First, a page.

When observing global cultural differences, some of the most telling points of distinction are seen in how different societies treat death. Beyond this, the ongoing 2020 pandemic has resensitized us, especially in the west, to an earlier way of life not seen since the two world wars and the emergence of modern medicine, where the specter of death looms larger. 

A certain mode of arthouse film is well-equipped to process these ideas. The deeply referential new South African film This is Not a Burial, It’s a Resurrection strongly evokes Kiarostami’s Taste of Cherry, perhaps cinema’s greatest contemplation of the subject. Both concern a central character seeking a dignified end, with the notion of a burial especially symbolic to the ultimate sense of finality. The interesting distinction is that in this film, for its setting in the tiny Lesotho village of Nasaratha (named after Nazareth, the birthplace of Jesus), the town’s gravesite actually makes up one of the largest parts of the local landmass. The dead truly live alongside with the living. 

Perhaps the most notable film thus far to emerge from Lesotho, an enclaved country entirely bordered by South Africa, This is Not a Burial will still appear quite familiar to viewers who’ve followed festival films over this decade. In spite of the remoteness of the setting, the plot conflict follows familiar lines, and like many early-career features, it perhaps suffers from surfeit of ideas which aren’t satisfactorily developed. But after an award-garlanded festival run, taking in Venice’s special Biennale works-in-progress section, and this year’s Sundance and Rotterdam, it certainly puts its director Lemohang Jeremiah Mosese on the map as a new African auteur to follow. The visuals are sometimes breathtaking, and we never see the square academy frame he employs as a cute anachronism––its careful, often symmetrical compositions are unthinkable without it. The cinematography starts to privilege rippling slow-motion in some later scenes, which aren’t the only time the film reminds you of Tarkovsky.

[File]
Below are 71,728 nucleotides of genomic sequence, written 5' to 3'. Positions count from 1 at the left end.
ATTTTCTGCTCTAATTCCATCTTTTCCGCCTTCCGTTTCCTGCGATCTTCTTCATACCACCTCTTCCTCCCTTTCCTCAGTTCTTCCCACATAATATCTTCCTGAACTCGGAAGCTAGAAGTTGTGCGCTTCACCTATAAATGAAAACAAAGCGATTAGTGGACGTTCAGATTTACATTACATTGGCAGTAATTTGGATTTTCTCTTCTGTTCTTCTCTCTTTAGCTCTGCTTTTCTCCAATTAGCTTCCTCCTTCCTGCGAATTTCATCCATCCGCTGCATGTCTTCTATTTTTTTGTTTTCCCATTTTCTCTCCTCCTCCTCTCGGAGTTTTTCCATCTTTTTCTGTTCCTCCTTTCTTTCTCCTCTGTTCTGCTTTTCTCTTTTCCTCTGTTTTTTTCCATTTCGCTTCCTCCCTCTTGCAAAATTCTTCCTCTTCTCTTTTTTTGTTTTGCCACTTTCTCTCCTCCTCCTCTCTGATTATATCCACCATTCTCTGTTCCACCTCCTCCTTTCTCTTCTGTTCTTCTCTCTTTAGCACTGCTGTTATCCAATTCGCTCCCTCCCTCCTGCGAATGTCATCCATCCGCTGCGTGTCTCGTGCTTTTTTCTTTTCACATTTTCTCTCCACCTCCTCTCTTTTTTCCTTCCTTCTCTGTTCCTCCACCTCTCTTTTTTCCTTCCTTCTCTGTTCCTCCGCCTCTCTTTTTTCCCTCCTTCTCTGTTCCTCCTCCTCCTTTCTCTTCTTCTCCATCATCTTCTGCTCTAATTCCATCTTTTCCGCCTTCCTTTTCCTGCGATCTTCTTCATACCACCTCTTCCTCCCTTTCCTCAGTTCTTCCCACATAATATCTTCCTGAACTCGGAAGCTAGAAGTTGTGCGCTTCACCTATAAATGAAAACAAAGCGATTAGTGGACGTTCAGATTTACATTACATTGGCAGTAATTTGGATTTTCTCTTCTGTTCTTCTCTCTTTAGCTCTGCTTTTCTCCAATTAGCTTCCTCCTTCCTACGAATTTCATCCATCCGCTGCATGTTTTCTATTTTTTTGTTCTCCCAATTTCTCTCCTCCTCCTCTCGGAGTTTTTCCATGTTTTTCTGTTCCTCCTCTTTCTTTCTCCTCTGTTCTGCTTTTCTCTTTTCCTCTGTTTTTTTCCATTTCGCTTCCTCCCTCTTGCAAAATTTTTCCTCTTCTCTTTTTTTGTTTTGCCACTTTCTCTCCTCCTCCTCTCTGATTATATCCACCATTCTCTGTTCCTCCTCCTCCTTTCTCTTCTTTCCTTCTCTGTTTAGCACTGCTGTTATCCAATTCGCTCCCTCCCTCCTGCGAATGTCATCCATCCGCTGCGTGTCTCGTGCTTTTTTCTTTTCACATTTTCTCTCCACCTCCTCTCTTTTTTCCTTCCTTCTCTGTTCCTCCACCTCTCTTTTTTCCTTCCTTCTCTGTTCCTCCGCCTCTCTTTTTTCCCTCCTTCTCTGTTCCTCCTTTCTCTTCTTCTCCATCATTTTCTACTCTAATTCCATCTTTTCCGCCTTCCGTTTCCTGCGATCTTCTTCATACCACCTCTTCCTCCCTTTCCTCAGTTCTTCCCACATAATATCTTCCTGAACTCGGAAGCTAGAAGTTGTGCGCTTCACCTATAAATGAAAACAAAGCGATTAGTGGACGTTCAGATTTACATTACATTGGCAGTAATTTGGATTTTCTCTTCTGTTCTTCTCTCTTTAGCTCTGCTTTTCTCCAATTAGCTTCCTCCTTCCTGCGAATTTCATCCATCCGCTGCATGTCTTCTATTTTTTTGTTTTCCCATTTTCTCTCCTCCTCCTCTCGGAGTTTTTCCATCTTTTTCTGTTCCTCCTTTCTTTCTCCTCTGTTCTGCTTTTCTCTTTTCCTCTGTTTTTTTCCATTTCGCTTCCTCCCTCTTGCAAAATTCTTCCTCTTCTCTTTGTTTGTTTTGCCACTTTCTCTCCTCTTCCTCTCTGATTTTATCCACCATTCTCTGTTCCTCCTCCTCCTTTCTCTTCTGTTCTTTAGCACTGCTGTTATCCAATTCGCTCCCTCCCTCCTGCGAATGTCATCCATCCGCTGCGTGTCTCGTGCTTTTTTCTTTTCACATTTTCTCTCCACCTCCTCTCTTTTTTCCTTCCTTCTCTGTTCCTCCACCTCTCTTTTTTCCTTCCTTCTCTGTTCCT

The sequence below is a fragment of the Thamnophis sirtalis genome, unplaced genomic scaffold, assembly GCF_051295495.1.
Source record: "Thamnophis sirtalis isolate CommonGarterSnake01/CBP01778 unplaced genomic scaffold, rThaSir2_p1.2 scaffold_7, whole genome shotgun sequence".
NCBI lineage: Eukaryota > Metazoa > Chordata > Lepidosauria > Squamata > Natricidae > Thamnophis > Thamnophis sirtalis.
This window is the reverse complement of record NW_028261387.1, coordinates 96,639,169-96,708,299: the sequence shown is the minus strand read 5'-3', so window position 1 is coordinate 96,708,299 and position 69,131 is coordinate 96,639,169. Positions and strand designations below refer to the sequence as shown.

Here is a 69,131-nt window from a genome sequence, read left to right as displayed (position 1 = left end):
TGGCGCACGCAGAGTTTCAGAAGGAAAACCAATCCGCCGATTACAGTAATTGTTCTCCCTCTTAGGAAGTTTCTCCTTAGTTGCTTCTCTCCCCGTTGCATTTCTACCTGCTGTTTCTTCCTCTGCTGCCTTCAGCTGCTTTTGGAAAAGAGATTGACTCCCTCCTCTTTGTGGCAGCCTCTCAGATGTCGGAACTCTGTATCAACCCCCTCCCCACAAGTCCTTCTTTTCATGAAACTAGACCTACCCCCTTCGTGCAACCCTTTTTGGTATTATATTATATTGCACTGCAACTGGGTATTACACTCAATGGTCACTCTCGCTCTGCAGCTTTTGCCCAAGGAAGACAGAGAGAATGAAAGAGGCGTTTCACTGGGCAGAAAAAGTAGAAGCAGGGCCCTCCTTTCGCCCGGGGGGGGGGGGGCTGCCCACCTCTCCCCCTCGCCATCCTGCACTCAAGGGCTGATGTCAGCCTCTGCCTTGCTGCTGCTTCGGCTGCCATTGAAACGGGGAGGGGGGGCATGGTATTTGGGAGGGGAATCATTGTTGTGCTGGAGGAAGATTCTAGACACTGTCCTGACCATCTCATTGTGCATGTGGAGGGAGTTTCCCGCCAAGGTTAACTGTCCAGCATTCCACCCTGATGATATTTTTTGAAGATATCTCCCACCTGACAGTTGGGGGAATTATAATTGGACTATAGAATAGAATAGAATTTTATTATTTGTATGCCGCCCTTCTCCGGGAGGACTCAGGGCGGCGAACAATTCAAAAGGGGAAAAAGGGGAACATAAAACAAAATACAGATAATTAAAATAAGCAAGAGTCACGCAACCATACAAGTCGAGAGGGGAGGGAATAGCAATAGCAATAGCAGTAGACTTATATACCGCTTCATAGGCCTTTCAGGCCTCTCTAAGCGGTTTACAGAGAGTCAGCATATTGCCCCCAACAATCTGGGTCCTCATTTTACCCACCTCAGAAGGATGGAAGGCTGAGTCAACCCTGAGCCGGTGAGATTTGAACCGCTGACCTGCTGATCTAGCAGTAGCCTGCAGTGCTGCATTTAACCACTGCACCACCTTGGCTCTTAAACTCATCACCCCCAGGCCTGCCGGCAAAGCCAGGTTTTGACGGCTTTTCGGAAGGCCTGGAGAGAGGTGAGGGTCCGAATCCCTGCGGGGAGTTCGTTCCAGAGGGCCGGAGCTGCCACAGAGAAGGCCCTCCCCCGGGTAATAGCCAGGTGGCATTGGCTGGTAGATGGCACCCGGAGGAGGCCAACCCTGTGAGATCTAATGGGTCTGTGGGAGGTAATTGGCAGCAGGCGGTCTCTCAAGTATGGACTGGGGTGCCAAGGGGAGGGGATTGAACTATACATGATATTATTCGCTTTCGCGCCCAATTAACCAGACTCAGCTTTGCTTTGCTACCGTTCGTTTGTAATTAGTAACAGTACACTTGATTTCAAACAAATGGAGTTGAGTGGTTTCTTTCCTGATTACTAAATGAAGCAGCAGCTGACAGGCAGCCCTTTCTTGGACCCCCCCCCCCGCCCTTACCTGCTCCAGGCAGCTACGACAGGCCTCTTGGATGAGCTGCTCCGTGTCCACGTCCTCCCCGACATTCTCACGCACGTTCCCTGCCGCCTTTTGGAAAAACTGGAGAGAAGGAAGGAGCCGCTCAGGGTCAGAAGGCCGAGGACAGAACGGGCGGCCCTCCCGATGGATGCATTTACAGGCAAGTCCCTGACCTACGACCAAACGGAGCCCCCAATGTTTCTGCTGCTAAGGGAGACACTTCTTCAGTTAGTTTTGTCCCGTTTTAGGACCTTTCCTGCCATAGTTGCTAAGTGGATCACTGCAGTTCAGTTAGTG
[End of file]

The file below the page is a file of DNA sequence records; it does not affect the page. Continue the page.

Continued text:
The octogenarian lead actress Mary Twala (one of the most eminent in the region––she was also in Beyoncé’s Black Is King this year) gives such an authentic performance, that ironically, you’d assume she was one of the many non-professionals amongst the film’s cast. She is the perennially bereaved Mantoa, who’s lost her husband and at the film’s onset, receives news of her only son’s passing in a mining accident. Acting as a matriarch figure to this small community, not unlike some of the older female characters in Bacurau, she stalks the plains clad in black like a ghost, ruminating on her own death to come. This is contrasted by the other strand of the film’s narrative, as the Nasaratha community prepares for its forced resettlement, as its territory is chosen as a location for a dam. 

The wider townspeople see the benefit of the move, taking it as part of the natural ebb and flow of life––indigenous people from the area have always had to disperse and resettle. But Mantoa is bound steadfast to the territory, especially the central presence of the gravesite, where she longs to eventually be buried alongside her fallen family. Her position grows into a kind of activism, and some neighbors, particularly women of different generations, are rallied to the cause. 

Mosese’s storytelling can’t always keep up with the visual splendor he provides; as said, the tradition vs. modernity, human interest vs. ostensible progress conflicts are well-trodden for films of this type, which means he can’t always do justice to the particular specificity of the world he’s depicting for us. Like in many of the canonical African films, it’s a world laden with folklore, personality, and deep self-awareness; there are some brilliantly deployed musical interludes. Clichéd, sentimental elements are ultimately locked in a battle with a vision of death that’s more poetic than what we commonly accept, in film and also in life. 

This Is Not a Burial, It’s a Resurrection is Lesotho’s Oscar entry and is awaiting a U.S. release.

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